Embracing Realistic Optimism in the Mess of Parkinson’s Disease
Parkinson's disease takes a toll on patients, their families, and caregivers
While I have talked a lot in my columns about staying positive and looking for the good in all situations, I want to reflect on this. When you live with a loved one who has Parkinson’s disease (PD), there is never a break from the illness, for the patient, the immediate family, or the caregivers. From the moment we wake up in the morning, our lives revolve around PD until the sun sets each night. And it starts all over again every single day.
Our days begin with medications for my husband, Arman, the constant stress of impending falls, the painful stiffness of every muscle in his entire body, issues with speech, and the extreme fatigue and brain fog he cannot fight off. Even at night, I attempt sleep with one eye open in case he needs to get up during the night, waiting to help him at any moment. Staying 100% upbeat can be a challenge at times.
Of course, it is easy to say things like, “I don’t dwell on the negative” and “I always keep my head held high.” But realistically, a more sustainable mindset would be, “There are significant challenges in my daily life, and they are here to stay. However, I trust that I have all the resources and tools I need to cope.”
Keeping the momentum going without an end in sight as a PD caregiver can be challenging. Especially when I start to think about the future of his PD and all of the unknown things that go with it. The quote, “Failure is not an option,” seems to apply here, as I know I will need to do whatever it takes to get through this. However, probably a better way to think of it would be, “The journey ahead may not be easy, and while I may make mistakes, I will learn all that I can along the way.”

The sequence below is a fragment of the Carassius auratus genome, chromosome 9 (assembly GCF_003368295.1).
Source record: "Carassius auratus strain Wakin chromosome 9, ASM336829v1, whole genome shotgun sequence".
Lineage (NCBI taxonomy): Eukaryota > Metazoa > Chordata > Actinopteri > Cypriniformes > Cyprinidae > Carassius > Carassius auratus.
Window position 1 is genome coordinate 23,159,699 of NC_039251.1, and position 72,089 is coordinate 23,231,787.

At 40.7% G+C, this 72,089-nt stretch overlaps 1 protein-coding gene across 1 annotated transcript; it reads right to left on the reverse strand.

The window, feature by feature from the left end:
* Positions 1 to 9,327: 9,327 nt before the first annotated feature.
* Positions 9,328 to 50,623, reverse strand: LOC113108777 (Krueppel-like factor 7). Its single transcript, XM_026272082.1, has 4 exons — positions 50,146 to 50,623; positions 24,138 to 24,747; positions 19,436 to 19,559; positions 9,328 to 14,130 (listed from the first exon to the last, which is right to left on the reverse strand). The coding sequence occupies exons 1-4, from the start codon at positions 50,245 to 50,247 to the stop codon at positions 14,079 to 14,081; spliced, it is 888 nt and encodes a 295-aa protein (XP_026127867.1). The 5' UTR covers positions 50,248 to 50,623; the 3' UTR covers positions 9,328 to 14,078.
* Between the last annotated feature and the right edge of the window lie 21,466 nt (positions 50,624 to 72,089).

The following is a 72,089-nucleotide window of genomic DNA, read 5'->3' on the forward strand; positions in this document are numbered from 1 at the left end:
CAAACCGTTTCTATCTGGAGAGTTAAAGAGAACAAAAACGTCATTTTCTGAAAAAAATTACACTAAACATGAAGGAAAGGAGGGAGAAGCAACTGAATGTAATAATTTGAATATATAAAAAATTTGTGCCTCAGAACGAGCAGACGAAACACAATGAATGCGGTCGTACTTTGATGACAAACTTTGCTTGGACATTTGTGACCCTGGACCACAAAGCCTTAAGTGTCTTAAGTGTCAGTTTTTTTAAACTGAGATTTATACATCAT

I am genuinely an optimist in every sense of the word, and I have often thought that if I stay positive in every situation, all will be well. While a positive attitude is a must, it is also essential for me to keep perspective on the reality of our situation. I must continue to remind myself that my family is going through a lot, which takes a toll on us all. But I am confident that we are strong enough to get through this and come out the other side.
As a caregiver, I will continue to fight the PD battle with optimism, strength, courage, and hope. I will remain realistically optimistic, as I search for the bright side of everything.
Note: Parkinson’s News Today is strictly a news and information website about the disease. It does not provide medical advice, diagnosis, or treatment. This content is not intended to be a substitute for professional medical advice, diagnosis, or treatment. Always seek the advice of your physician or another qualified health provider with any questions you may have regarding a medical condition. Never disregard professional medical advice or delay in seeking it because of something you have read on this website. The opinions expressed in this column are not those of Parkinson’s News Today or its parent company, BioNews, and are intended to spark discussion about issues pertaining to Parkinson’s disease.